The portion 45 detects changes of the motor terminal voltage, a door position and a vehicle speed based on the respective signals 7, 8 and 9 fed to the portion 45. The portion 39 sets timing for memorizing the data in the RAM-A. In this embodiment, a total traveling distance of the window (a distance from the fully closed position to the fully open position) is divided into plural measuring sections, and the data representing each measuring section are memorized in the RAM-A. The distance of each measuring section varies from several millimeters to several centimeters according to the window position, as shown in FIG. 2. The measuring section distance at a vicinity of the fully closed position (P0=0) is the shortest, and it becomes gradually longer. At the fully closed position, the measuring section distance is set at the longest. This is because it is necessary to detect the traveling speed of the window more frequently as the window approaches the fully closed position to surely avoid the pinching situation.

The portion 40 calculates values to be memorized in the RAM-A based on the speed variation rate R fed from the motor speed variation rate calculator 34. That is, the portion 40 selects the highest variation rate among plural variation rates R fed in each measuring section. The highest variation rate in a given section n is denoted as Gn. If any one of the variation rate R is negative in a given measuring section (that is, the motor speed is increasing), such a negative R is regarded as zero. This means that the largest deceleration rate in the measuring section n is selected as Gn representing the speed variation rate in that measuring section. It is avoided that the pinching detection becomes too sensitive to be affected by the external disturbance by neglecting the negative R in selecting Gn.

The highest speed variation rate Gn for each measuring section is memorized in the RAM-A 41 as FIFO format data, as shown in FIG. 3. At least several highest variation rates Gn at a vicinity of the fully closed window position are memorized in this manner, even if a memory capacity is not sufficiently large. The portion 44 sets addresses in the RAM-B 42. Each Gn is stored in the address corresponding to the window position, as shown in FIG. 3, when the window reaches the fully closed position. If the window could not be fully closed, the Gn data are not stored in the RAM-B. That is, G0, G1, G2 . . . Gn are stored in this order, beginning with the address corresponding to the fully closed window position (P0=0). To eliminate influence of the external disturbance, Gn is not stored if a signal indicating an external disturbance is fed to RAM-B from the disturbance determining portion 45.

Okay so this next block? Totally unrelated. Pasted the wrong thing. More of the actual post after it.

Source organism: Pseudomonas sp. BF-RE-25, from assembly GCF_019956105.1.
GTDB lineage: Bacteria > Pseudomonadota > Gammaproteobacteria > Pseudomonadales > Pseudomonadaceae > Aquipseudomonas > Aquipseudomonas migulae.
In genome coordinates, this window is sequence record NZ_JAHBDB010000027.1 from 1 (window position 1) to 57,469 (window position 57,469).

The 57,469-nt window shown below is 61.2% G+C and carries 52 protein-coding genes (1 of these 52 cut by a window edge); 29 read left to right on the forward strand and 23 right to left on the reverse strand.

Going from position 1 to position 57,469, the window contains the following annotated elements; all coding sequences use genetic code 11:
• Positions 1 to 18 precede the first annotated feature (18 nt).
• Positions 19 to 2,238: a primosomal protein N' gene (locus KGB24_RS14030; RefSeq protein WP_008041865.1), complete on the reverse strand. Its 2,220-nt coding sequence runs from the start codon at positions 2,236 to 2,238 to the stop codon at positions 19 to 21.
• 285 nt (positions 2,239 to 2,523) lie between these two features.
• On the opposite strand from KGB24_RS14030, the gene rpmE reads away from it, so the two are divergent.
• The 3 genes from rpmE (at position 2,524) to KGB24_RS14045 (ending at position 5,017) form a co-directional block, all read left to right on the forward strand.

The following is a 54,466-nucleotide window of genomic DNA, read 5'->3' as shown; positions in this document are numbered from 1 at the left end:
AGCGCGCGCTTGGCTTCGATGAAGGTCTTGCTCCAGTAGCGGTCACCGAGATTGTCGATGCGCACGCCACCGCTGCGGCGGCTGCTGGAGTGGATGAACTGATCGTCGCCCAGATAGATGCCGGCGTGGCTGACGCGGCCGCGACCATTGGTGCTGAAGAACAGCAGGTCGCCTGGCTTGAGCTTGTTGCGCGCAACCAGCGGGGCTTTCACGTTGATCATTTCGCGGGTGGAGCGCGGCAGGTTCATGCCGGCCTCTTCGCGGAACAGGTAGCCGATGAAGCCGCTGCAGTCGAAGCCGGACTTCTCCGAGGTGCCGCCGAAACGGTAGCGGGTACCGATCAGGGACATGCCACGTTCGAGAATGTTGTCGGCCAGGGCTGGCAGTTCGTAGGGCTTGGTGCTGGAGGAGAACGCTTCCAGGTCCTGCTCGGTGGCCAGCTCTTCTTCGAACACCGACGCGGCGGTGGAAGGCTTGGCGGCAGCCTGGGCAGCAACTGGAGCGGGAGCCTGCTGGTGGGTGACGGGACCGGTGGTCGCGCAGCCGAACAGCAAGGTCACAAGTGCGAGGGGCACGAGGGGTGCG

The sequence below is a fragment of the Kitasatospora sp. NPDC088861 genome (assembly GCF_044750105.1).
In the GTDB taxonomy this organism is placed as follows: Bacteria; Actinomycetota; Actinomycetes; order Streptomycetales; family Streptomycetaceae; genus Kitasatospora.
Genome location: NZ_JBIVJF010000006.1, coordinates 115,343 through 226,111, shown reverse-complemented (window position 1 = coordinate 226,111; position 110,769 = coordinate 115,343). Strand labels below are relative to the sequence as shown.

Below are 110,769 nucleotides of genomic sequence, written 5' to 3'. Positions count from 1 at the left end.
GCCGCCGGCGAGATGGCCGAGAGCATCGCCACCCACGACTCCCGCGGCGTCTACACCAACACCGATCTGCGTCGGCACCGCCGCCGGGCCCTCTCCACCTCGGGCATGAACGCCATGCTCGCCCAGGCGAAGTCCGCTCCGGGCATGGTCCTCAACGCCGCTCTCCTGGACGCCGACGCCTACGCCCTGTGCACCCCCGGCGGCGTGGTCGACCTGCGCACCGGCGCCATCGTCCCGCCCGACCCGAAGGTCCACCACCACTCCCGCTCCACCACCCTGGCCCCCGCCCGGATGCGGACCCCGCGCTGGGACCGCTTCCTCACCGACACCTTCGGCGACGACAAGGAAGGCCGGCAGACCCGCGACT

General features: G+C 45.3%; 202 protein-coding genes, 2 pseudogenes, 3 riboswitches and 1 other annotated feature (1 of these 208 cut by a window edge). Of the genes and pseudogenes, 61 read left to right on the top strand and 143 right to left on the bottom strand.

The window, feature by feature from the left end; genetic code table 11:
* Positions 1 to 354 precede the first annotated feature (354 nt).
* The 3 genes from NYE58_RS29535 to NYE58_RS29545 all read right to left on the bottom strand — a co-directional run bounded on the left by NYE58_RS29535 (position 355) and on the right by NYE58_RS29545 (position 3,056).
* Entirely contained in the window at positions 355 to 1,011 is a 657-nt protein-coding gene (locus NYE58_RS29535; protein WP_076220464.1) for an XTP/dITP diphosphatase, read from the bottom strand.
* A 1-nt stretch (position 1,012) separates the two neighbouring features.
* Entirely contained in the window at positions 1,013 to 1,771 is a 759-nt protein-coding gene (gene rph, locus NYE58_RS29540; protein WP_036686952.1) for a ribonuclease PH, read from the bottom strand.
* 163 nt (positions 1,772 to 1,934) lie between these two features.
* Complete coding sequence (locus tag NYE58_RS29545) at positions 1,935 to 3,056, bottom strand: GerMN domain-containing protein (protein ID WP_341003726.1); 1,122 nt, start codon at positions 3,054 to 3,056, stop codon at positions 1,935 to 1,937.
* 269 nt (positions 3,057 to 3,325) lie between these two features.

The highest Gmax is selected among Gn stored in the RAM-B when there is no external disturbance and is written in the EEPROM memory 43. The written Gmax serves to adjust the threshold value TH when no Gn is available at a time such as when the power source is newly connected to the motor. Gn stored in the RAM-B and Gmax written in the EEPROM are replaced with new data every time the window is fully closed and fed to the threshold value adjuster 37.

The threshold value adjuster 37 adjusts the threshold value TH with Gn when there is no external disturbance and with Gmax when there is external disturbance. That is, the adjusted threshold value TH′(n) for each measuring section is calculated according to the following formula: TH′(n)=TH+Gn (or Gmax) In other words, the threshold value TH calculated based on the motor speed V is adjusted in each measuring section with Gn which is stored in the preceding power window operation where there is no external disturbance. It is possible to modify the foregoing adjusting formula into a formula: TH′(n)=TH+kGn, where k is a constant value. When the microcomputer is reset, TH is adjusted with Gmax in place of Gn because no Gn is stored. When the microcomputer is operated first time, TH is adjusted with a value pre-stored in the ROM because no other data are available.

The motor speed variation rate R calculated in a given measuring section is compared with the adjusted threshold value TH′(n) in that section, and it is determined that there is a pinching situation if R>TH′(n). Since the speed variation rate R at a present window operation is compared with the threshold value TH′ which is adjusted with the highest variation rate Gn at a preceding window operation in which the window is successfully closed, the present variation rate R does not exceed TH′ even if it instantaneously fluctuates in a small range. An exemplary graph showing R and TH′ versus the window position P0 is shown in FIG. 4. Thus, the pinching situation is properly detected while avoiding a false detection. Since storing Gn in the RAM-B is prohibited when the external disturbance is detected, disturbance effects on the adjusted threshold value TH′ are eliminated. Since Gmax stored in the EEPROM 43 is used in adjusting the threshold value when no Gn is stored, there is no need to initialize the computer when it is reset.